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What’s in a name? On language, history and place names in SVG – pt 2


(continued from last week)

by Paula Prescod

In place names like Clifton and Ashton the recurring suffix -ton meant “estate” or “farm” in Old English. These two toponyms may have been merely examples of transplanted place names. It is worth noting that, in earlier writings, St Vincent’s capital is recorded as Kingston. This is found throughout Valentin Morris’ “Narrative” in the 1770s, whereas we find Kingstown in Charles Shephard’s 1831 “Historical Account”. In place names like Cheltenham and Chatham Bay in Mustique and Union, the suffix -ham would typically mean “village” or “estate” in the UK context. These two place names can still be found in Gloucestershire and Kent. Your guess is as good as mine as to why these names held in Mustique and Union Island. Equally noteworthy is the fact that “St Vincent” is not uniformly spelt throughout. We often find the spelling variant St. Vincent’s which has both the possessive apostrophe ’s and a period after the abbreviation of Saint. In fact, Standard British English would require us to eliminate the period based on the premise that a dot should follow an abbreviation whose final letter does not constitute the last letter of the full word. So, whereas Prof. requires a period, St does not require one if it is the short for Saint, nor does Mr if it means Mister.

Some place names came about from a mixture of personal names with a natural physical feature. This may have been the reason why Coulls Hill, Mount Wynne, Mount Rose, Mount Bentinck and Sharpesdale were so named. Thomas Coull owned land around Westwood. Robert Wynne and Andrew Rose were planters in the respective areas. William Bentinck was the Governor who took St Vincent into the 19th century. Dale means “valley” and I suspect that Sharpe could refer to either of the Sharpe families on St Vincent. Besides George Henry Sharpe previously mentioned, Granville Sharp (note the spelling variant), who served on the Emancipation committee with Wilberforce in 1787, was also an influential figure internationally and worthy of commemoration.

Features are also reflected in place names like Falls of Baleine. In French, “baleine” means “whale”. Maybe to the name giver, the waterfall conjured up the image of a whale. Trinity Falls is a waterfall that cascades into a pool from three points, as the name suggests. Black Point and Mount Pleasant may have had features that stirred up related images to the name giver.

Belvidere, from French, is literally a lookout point. Calder Ridge, Largo Heights, and Lower Bay are toponyms that speak for themselves. Port Elizabeth, Princess Margaret Beach (for royalty sake), Georgetown (in honour of King George) and Carenage – from a French word meaning “where ships are streamlined” – are also relatively transparent place names. Maybe less transparent are La Soufriere and Mustique. Although they are French-sounding, given their current spelling and pronunciation, they do not correspond to any standing French terms. Mustique reminds us of “moustique”, the French for “mosquito”, and Soufriere is an old French word derived from “soufre” meaning “sulphur”. In French, the word has fallen out of use, but it can be used to refer to sulphur mines particularly thanks to the fact that several volcanoes in the region carry the name.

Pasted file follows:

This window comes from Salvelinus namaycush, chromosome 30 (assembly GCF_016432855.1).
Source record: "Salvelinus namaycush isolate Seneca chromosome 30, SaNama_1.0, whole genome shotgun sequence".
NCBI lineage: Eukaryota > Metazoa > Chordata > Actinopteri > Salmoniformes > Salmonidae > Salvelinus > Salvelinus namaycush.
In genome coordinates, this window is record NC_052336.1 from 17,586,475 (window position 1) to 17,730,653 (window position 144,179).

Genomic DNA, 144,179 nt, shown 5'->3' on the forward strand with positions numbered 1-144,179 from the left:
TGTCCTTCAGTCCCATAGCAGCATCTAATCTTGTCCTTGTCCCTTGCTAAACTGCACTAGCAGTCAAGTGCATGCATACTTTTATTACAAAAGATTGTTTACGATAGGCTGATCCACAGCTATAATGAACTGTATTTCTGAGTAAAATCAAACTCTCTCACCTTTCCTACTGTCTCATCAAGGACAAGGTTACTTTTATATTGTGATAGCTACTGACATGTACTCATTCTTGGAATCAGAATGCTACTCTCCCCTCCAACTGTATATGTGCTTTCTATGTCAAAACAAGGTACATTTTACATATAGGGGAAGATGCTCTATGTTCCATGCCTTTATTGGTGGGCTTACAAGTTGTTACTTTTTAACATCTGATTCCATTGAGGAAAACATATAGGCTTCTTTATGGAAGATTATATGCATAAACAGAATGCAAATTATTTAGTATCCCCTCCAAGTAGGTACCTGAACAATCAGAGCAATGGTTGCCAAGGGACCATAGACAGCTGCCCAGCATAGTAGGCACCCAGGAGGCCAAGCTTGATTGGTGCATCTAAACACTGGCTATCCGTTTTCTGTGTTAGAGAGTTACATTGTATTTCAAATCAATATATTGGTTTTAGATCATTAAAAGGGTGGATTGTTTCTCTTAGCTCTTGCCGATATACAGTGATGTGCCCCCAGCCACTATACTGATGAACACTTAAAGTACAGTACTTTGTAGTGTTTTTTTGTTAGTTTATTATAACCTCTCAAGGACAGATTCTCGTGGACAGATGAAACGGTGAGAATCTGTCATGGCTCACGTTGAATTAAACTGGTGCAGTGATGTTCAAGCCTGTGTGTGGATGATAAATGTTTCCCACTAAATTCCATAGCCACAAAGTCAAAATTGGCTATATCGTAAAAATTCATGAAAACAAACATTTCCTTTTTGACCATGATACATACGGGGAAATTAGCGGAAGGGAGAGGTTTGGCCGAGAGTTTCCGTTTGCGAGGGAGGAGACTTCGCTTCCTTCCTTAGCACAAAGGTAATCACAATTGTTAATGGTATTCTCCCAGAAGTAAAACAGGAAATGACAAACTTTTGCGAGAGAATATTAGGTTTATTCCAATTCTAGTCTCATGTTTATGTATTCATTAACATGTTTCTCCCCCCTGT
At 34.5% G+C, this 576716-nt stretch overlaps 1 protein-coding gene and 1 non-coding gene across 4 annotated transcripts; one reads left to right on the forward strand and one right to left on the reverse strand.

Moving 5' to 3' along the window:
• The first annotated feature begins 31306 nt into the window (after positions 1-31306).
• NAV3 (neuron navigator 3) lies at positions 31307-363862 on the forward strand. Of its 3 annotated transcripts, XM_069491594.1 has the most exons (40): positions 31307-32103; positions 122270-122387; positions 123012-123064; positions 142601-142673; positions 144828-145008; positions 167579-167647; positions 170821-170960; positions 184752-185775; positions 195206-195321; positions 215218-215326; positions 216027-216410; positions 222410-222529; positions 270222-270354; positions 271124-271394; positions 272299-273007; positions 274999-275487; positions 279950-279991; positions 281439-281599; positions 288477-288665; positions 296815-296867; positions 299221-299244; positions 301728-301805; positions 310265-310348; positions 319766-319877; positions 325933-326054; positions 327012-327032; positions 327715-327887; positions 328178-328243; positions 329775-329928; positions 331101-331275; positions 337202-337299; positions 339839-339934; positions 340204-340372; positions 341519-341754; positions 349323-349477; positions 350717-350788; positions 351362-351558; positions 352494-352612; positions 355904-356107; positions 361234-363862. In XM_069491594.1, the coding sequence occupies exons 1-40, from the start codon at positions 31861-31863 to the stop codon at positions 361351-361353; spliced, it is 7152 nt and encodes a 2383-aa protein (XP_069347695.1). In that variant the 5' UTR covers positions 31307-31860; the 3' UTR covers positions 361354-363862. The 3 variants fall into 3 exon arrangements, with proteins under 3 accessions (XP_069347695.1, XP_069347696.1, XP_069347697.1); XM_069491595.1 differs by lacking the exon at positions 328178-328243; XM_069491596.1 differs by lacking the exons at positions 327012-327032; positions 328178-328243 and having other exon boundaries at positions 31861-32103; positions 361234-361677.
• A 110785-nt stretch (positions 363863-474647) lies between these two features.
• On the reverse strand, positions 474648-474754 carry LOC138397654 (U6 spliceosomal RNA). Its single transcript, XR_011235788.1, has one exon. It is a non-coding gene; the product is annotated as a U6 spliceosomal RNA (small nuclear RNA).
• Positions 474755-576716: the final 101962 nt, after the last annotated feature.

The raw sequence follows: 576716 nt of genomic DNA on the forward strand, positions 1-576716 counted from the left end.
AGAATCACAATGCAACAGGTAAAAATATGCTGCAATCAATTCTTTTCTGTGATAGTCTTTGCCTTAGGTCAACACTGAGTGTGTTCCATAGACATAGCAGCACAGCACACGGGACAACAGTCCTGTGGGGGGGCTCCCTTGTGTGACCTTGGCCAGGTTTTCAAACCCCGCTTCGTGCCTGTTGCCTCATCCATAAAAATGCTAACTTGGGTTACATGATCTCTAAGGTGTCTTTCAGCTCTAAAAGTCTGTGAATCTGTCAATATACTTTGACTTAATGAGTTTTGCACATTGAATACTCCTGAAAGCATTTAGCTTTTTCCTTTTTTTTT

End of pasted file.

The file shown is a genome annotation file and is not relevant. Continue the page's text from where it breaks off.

Some place names, albeit descriptive, do not seem to say anything about the physical characteristics of the place. We may be lucky to still find a quarry at Quarry, some bamboo plants in Bamboo Range and Palm trees on Palm Island but the times when we could find sugar cane plantations in Cane Garden and Cane Grove are well behind us.

In other cases, the origin of the name might remain obscure to locals. The younger members of the Vincentian population may not readily make the link between Glebe Land and its original meaning. In fact, a glebe is a piece of cultivable land, on which crops were produced for the Anglican priests or to bring in profits for the church. Coxheath is a tricky place name. Was it transplanted directly from England or did it refer to uncultivated land belonging to either of the Cox family members on St Vincent? In Old English, “heath” denoted uncultivated land. The place name Coxheath is not unique to SVG since it can be found in Kent and in Nova Scotia.

(final part next week Friday).

Before being appointed Associate Professor of French Linguistics and Didactics at the Université de Picardie Jules Verne (France) and part-time Lecturer at the Universität Bielefeld (Germany), Paula Prescod taught English and French to speakers of other languages in SVG and in France. She holds a Ph.D. in Linguistics from the Université Paris III, Sorbonne-Nouvelle. Her research and publications focus on linguistics, didactics, language use and the Caribs of SVG from a socio-historical perspective.